Intellect ties people in knots and risks nothing, but love dissolves all tangles and risks everything. Intellect is always cautious and advises, "Beware too much ecstasy," whereas love says, "Oh, never mind! Take the plunge. But treasures are hidden among ruins. A broken heart hides treasures. Sixth Rule Most of the problems of the world stem from linguistic mistakes and simple misunderstandings. Don't ever take words at face value. When you step into the zone of love, language as we know it becomes obsolete.
That which cannot be put into words can only be grasped through silence. Seventh Rule Loneliness and solitude are two different things. When you are lonely, it is easy to delude yourself into believing that you are on the right path. Solitude is better for us, as it means being alone without feeling lonely. But eventually it is best to find a person, the person who will be your mirror. Remember, only in another person's heart can you truly see yourself and the presence of God within you.
Eighth Rule Whatever happens in your life, no matter how troubling things might seem, do not enter the neighborhood of despair. Even when all doors remain closed, God will open up a newpath only for you. Be thankful!
It is easy to be thankful when all is well. A Sufi is thankful for not only what he has been given but also for all that he has been denied. Ninth Rule Patience does not mean to passively endure. It means to be farsighted enough to trust the end result of a process. What does patience mean? It means to look at the thorn and see the rose, to look at the night and see the dawn.
Impatience means to be so shortsighted as to not be able to see the outcome. The lovers of God never run out of patience, for they know that time is needed for the crescent moon to become full. Tenth Rule East, west, south, or north makes little difference.
No matter what your destination, just be sure to make every journey a journey within. If you travel within, you'll travel the whole wide world and beyond. Eleventh Rule The midwife knows that when there is no pain, the way for the baby cannot be opened and the mother cannot give birth. Likewise, for a new Self to be born, hardship is necessary.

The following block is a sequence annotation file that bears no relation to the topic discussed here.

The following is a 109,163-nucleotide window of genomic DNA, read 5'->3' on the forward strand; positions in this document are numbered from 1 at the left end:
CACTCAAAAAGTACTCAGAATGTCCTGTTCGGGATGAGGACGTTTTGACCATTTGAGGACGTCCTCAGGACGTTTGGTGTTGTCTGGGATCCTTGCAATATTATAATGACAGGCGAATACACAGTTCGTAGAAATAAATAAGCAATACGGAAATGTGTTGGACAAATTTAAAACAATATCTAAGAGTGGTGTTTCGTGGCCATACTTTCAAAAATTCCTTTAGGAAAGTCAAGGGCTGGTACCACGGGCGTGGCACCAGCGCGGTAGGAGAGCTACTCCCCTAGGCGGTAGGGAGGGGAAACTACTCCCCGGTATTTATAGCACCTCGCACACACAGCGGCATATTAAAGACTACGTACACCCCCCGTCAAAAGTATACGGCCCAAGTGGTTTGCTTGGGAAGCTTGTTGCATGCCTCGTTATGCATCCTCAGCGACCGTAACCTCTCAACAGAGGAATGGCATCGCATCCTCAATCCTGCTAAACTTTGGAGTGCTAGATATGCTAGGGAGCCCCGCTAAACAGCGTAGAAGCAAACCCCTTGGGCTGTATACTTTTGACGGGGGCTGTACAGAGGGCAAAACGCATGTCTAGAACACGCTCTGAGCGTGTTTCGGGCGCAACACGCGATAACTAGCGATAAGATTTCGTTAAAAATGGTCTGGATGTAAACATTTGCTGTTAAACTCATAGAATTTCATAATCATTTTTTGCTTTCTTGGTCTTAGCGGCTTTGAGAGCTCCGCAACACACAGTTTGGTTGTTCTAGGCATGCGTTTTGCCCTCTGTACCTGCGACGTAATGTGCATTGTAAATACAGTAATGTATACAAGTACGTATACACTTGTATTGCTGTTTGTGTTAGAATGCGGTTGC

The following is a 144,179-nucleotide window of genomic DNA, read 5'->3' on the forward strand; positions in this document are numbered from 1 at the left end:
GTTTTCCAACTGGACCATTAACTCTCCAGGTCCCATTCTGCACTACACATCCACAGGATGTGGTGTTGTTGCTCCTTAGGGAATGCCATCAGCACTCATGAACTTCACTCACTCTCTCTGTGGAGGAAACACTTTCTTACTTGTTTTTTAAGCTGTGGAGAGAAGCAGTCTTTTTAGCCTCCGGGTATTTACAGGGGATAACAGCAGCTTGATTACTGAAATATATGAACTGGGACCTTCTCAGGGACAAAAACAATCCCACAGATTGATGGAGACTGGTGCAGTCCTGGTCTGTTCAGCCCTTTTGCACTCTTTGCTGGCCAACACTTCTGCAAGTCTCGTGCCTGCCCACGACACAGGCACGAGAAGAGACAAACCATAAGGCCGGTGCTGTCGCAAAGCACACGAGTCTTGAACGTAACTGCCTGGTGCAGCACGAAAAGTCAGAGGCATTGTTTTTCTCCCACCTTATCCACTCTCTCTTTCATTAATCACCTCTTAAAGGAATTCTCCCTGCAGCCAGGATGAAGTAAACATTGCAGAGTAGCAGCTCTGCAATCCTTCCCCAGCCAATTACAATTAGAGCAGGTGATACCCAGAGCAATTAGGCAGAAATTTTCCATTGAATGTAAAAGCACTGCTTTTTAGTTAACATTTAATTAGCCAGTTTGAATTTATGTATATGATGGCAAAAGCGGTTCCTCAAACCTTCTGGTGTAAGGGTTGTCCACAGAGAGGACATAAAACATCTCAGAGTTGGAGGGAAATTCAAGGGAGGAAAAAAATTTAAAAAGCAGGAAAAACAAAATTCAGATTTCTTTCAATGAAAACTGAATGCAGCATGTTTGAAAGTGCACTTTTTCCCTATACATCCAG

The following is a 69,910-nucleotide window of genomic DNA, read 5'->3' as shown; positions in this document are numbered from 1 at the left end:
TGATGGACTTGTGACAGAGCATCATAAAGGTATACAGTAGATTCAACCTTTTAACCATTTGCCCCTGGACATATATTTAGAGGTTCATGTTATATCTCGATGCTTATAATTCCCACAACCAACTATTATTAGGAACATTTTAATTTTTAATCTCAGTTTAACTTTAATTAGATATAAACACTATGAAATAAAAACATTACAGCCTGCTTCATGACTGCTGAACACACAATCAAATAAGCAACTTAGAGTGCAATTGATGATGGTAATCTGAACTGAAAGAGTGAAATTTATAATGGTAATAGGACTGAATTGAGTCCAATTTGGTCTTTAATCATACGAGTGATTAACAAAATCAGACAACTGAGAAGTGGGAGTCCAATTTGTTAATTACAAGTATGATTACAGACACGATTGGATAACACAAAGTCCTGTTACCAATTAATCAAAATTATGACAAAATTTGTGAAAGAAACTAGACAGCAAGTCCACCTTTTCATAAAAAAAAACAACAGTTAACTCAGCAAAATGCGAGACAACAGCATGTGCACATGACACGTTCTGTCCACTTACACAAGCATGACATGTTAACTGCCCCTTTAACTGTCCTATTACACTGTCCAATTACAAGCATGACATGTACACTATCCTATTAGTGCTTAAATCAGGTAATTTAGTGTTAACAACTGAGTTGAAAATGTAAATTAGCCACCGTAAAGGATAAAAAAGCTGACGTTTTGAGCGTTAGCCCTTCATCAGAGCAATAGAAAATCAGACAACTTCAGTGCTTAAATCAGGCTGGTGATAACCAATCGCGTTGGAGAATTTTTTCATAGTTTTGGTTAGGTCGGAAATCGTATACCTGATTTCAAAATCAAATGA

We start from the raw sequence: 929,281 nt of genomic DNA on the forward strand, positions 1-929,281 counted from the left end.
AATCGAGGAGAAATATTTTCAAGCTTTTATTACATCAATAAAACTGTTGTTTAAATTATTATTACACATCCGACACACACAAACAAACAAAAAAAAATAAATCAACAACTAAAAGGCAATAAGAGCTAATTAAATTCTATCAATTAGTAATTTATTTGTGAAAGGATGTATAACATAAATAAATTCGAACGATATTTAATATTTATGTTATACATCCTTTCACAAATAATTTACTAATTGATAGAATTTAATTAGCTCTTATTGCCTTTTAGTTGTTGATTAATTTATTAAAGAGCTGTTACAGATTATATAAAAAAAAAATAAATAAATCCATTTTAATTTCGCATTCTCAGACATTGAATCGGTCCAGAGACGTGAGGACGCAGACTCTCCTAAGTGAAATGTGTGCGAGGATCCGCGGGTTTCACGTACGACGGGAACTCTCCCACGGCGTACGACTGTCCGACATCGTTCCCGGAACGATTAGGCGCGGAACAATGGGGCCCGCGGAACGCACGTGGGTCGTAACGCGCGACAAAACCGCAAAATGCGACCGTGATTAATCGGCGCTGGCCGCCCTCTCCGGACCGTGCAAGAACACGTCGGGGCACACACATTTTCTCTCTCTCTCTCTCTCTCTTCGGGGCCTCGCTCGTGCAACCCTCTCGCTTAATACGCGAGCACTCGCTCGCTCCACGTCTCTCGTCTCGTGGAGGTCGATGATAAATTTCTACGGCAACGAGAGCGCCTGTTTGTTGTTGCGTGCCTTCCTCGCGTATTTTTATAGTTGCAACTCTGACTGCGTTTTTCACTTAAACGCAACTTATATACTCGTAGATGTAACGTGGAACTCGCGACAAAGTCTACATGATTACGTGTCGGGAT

Just as clay needs to go through intense heat to become strong, Love can only be perfected in pain. Twelfth Rule The quest for Love changes us.
There is no seeker among those who search for Love who has not matured on the way. The moment you start looking for Love, you start to change within and without. Thirteenth Rule There are more fake gurus and false teachers in this world than the number of stars in the visible universe. Don't confuse power-driven, self-centered people with true mentors.
A genuine spiritual master will not direct your attention to himself or herself and will not expect absolute obedience or utter admiration from you, but instead will help you to appreciate and admire your inner self. True mentors are as transparent as glass. They let the Light of God pass through them.
Fourteenth Rule Try not to resist the changes that come your way. Instead let life live through you. And do not worry that your life is turning upside down. How do you know that the side you are used to is better than the one to come? Fifteenth Rule God is busy with the completion of your work, both outwardly and inwardly. He is fully occupied with you. Every human being is a work in progress that is slowly but inexorably moving toward perfection.
We are each an unfinished work of art both waiting and striving to be completed. God deals with each of us separately because humanity is a fine art of skilled penmanship where every single dot is equally important for the entire picture.
Sixteenth Rule It's easy to love a perfect God, unblemished and infallible that He is. What is far more difficult is to love fellow human beings with all their imperfections and defects. Remember, one can only know what one is capable of loving. There is no wisdom without love. Unless we learn to love God's creation, we can neither truly love nor truly knowGod.
Seventeenth Rule Real filth is the one inside. The rest simply washes off. There is only one type of dirt that cannot be cleansed with pure waters, and that is the stain of hatred and bigotry contaminating the soul. You can purify your body through abstinence and fasting, but only love will purify your heart. Eighteenth Rule The whole universe is contained within a single human beingyou. Everything that you see around, including the things you might not be fond of and even the people you despise or abhor, is present within you in varying degrees.
Therefore, do not look for Sheitan outside yourself either. The devil is not an extraordinary force that attacks from without. It is an ordinary voice within. If you get to know yourself fully, facing with honesty and hardness both your dark and bright sides, you will arrive at a supreme form of consciousness. When a person knows himself or herself, he or she knows God. Nineteenth Rule If you want to change the way others treat you, you should first change the way you treat yourself.
Unless you learn to love yourself, fully and sincerely, there is no way you can be loved. Once you achieve that stage, however, be thankful for every thorn others might throw at you.